Be skeptical of researchers who promote their studies in HBR. They are often publishing an infomercial that to be effective must make extravagant claims that require stronger and more unambiguous findings than research  can possibly produce.

eBook_Mindfulness_345x550I will soon be offering e-books providing skeptical lookseBook_PositivePsychology_345x550 at mindfulness and positive psychology, and arming citizen scientists with critical thinking skills so they dan decide for themselves. I also be offering scientific writing courses on the web as I have been doing face-to-face for almost a decade. I want to give researchers the tools to get into the journals where their work will get the attention it deserves.

Sign up at my website to get advance notice of the forthcoming e-books and web courses, as well as upcoming blog posts at this and other blog sites. Get advance notice of forthcoming e-books and web courses. Lots to see at CoyneoftheRealm.com.

Rising early career female academics and second-to-last authorship

Anyone wanna talk gender now?

Are female early career academics getting less credit for work done on behalf of (usually male) faculty who get unearned senior authorships?

My posting of a link to a PLOS One article on gender differences in academic productivity at the wonderful Reviewer 2 Must Be Stopped Facebook page drew some interesting comments. I encourage more commenting at the Facebook pages and at this blog as well.

vicious cycle journal.pone.0183301.g007

My post

Always good when data enter into discussions of whether there are gender differences in productivity and impact and, if so, why? Here are some big data….

I have noticed in the Netherlands a tendency for early career women to be next-to-last author with senior (usually male) faculty last. Knowing the circumstances of this authorship order, I think this is due to rising women taking over responsibility for more day to day supervision of PhD students, but the head of the lab keeping last authorship. Some in the NL accord more prestige or credit to next to last author, but it does necessarily get appreciated elsewhere. Does anyone else notice such practices in the NL or elsewhere?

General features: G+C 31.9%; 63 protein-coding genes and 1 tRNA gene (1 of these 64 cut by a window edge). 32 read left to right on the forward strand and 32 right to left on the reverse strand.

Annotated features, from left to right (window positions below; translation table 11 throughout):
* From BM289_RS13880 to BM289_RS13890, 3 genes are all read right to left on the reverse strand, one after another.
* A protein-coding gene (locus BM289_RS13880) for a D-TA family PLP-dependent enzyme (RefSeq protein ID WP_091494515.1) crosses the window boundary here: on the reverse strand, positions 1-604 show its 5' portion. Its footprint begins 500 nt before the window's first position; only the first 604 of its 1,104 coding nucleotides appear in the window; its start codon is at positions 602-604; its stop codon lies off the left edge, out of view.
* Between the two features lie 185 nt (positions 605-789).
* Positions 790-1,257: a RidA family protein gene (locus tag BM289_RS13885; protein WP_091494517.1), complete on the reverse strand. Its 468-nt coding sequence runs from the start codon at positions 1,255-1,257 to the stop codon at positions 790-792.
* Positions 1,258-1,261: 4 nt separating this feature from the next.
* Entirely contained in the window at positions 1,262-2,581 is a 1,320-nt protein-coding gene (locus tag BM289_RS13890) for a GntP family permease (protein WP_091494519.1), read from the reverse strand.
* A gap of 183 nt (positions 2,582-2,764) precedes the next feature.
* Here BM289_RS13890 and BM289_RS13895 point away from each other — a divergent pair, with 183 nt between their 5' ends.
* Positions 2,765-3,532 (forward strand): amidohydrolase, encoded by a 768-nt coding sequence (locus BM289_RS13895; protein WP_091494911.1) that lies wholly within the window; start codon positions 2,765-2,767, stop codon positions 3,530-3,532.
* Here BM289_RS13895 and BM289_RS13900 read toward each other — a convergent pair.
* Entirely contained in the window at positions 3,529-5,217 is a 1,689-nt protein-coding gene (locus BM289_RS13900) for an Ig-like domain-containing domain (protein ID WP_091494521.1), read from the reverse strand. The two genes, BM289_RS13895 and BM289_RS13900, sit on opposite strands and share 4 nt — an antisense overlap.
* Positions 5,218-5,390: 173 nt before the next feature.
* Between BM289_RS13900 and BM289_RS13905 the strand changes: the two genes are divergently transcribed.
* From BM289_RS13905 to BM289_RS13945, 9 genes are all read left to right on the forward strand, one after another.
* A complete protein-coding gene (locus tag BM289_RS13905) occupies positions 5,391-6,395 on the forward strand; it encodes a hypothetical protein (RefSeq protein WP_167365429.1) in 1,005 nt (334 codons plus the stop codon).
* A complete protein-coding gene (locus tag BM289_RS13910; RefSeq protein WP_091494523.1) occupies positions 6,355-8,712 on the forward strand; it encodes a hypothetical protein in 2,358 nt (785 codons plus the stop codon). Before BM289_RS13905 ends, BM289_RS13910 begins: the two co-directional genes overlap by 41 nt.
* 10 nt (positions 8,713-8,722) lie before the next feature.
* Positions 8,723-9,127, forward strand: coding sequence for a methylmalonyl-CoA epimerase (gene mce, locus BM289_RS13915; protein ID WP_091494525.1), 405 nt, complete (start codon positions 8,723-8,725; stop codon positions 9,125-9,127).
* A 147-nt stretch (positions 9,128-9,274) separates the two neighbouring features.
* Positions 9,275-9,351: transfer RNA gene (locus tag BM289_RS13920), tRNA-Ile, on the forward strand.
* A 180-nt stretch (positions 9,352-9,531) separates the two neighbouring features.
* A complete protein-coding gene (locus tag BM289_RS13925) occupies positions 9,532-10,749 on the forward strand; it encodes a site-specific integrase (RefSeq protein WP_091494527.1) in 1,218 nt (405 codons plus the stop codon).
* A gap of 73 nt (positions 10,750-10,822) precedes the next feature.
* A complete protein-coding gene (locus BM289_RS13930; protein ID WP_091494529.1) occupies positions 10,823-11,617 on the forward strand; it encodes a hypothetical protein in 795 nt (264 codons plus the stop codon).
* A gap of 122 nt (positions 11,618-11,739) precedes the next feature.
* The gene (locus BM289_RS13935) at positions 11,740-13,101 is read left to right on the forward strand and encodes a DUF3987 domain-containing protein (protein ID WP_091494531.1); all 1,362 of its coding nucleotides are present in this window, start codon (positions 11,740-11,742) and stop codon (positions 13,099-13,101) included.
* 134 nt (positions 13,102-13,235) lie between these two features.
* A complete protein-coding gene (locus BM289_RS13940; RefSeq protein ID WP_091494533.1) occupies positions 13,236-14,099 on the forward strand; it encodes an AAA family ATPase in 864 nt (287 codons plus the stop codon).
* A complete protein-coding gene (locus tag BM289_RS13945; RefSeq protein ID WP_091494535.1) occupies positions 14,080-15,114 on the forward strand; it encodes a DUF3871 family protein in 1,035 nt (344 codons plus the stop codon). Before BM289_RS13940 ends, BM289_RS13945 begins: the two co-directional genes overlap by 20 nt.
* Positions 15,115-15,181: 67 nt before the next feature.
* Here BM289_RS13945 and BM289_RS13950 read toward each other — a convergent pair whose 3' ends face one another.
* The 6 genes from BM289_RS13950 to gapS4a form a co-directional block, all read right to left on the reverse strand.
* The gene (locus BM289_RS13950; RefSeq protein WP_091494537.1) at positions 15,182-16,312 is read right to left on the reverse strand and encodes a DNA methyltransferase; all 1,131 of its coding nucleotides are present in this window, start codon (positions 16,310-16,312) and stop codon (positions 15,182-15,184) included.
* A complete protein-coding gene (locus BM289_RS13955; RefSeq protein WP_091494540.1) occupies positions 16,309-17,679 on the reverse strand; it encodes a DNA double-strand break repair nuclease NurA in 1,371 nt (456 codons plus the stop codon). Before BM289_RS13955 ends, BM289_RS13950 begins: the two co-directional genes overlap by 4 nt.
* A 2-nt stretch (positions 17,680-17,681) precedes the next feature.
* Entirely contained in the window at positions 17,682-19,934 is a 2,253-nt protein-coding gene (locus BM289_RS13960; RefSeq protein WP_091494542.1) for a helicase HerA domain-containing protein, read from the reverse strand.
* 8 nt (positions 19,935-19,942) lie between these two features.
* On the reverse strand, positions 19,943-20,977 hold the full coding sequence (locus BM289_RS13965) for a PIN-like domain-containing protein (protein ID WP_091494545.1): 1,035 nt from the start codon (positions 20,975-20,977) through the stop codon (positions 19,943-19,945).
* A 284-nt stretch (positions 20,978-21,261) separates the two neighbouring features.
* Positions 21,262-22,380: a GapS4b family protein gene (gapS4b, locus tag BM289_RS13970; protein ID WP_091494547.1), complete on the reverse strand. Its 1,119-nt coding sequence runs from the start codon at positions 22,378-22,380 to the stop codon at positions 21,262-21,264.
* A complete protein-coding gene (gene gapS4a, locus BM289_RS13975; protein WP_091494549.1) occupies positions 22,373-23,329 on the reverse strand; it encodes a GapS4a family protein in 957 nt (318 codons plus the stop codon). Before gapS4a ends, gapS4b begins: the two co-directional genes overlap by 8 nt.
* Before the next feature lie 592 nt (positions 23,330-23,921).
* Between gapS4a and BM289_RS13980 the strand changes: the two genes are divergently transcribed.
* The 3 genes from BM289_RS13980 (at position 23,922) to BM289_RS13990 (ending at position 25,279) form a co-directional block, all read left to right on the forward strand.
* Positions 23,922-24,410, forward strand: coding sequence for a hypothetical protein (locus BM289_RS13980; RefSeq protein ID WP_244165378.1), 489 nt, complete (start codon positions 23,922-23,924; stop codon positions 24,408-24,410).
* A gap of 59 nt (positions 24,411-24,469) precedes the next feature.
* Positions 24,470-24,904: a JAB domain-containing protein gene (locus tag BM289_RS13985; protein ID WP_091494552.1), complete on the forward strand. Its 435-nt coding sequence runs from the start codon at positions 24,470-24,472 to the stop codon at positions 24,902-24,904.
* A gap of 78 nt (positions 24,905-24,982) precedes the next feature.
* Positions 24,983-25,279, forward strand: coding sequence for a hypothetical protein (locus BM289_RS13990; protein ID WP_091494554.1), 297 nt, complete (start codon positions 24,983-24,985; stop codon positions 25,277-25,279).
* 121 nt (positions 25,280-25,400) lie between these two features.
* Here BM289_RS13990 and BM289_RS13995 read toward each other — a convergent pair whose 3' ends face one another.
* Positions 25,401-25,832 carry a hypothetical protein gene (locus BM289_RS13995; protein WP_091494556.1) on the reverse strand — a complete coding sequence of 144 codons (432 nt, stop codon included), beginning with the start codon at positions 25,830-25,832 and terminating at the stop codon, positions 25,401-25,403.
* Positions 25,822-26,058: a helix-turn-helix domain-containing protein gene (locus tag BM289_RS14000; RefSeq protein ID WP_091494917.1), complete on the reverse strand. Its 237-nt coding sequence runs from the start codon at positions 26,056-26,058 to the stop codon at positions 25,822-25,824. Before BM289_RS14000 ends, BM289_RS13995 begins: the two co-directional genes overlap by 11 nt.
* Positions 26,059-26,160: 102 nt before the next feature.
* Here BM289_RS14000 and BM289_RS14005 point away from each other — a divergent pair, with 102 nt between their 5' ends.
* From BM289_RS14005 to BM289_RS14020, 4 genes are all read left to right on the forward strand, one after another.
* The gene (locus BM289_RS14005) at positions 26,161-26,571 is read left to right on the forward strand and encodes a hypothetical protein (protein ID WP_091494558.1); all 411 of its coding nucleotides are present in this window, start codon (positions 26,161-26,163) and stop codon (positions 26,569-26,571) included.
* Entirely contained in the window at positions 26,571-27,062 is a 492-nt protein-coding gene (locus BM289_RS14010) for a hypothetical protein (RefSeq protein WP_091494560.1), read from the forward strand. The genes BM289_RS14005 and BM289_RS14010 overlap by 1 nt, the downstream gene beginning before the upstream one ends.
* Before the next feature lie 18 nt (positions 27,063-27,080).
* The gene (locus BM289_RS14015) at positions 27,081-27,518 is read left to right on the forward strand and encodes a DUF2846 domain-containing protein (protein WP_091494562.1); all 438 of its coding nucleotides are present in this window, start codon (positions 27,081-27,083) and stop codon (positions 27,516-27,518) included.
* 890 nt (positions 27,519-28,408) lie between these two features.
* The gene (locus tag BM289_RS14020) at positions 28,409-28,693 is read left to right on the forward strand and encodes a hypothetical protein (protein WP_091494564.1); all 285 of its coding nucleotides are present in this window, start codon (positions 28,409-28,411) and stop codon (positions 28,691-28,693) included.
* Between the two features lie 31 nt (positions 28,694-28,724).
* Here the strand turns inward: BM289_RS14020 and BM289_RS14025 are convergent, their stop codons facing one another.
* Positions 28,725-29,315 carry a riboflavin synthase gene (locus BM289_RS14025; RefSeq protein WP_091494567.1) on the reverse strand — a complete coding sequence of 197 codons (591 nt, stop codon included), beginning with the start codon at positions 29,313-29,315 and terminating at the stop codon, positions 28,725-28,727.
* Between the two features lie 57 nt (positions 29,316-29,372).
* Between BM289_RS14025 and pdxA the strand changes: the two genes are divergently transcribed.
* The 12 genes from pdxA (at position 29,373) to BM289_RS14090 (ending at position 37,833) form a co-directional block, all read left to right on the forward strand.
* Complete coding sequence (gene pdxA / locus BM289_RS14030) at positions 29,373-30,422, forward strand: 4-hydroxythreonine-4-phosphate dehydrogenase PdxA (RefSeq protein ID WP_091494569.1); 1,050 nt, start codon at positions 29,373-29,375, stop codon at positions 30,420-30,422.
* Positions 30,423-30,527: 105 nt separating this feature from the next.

A comment from a female Australian vision scientist

Yes, been there with next-to-last authorship. I had to fight for last authorship on a PhD student paper for which I did ALL the supervision work.

A comment from a female academic in engineering

I feel there is a huge flaw with assigning such importance to the last authorship position aspect, as I am aware that it is different between disciplines even within a country (in this case Sweden, which happens to be highly relevant). Similarly to what Kyle and others have brought up, in my field the fight is for the first positions and second positions (to escape the oblivion of “et al.,”) while the last position is reserved for the person who probably has most cred already but did the absolute least (this is debatable, because some regard getting money for the project as a full justification for being included as an author even if you do f*-all on the actual paper, while others don’t – at any rate, such aspects should have been defined explicitly in the assumption of who is “productive”, and I sure couldn’t see that in the Methods section). When I was up for tenure it was my first authorships that were counted.

And at the same time I am aware that the medical sciences (where my father does research) regards the last few authorship positions very highly. Even within engineering I am skeptical that we all reason the same regarding author position, since some disciplines (e.g. bioengineering/pharma) may collaborate with medical researchers who adhere to their ideal order…

So in the end, it bothers me VERY much that someone would want to “make science” out of making an incorrect blanket assumption about authorship order when it may vary across disciplines. Especially when I as a young female researcher have used the last position of a paper to send a message to a higher-up coauthor that “we all know you didn’t help at all.” That in particular really bothers me that it could be interpreted as being the most productive/meaningful scientist in the bunch. Anyone wanna talk gender now?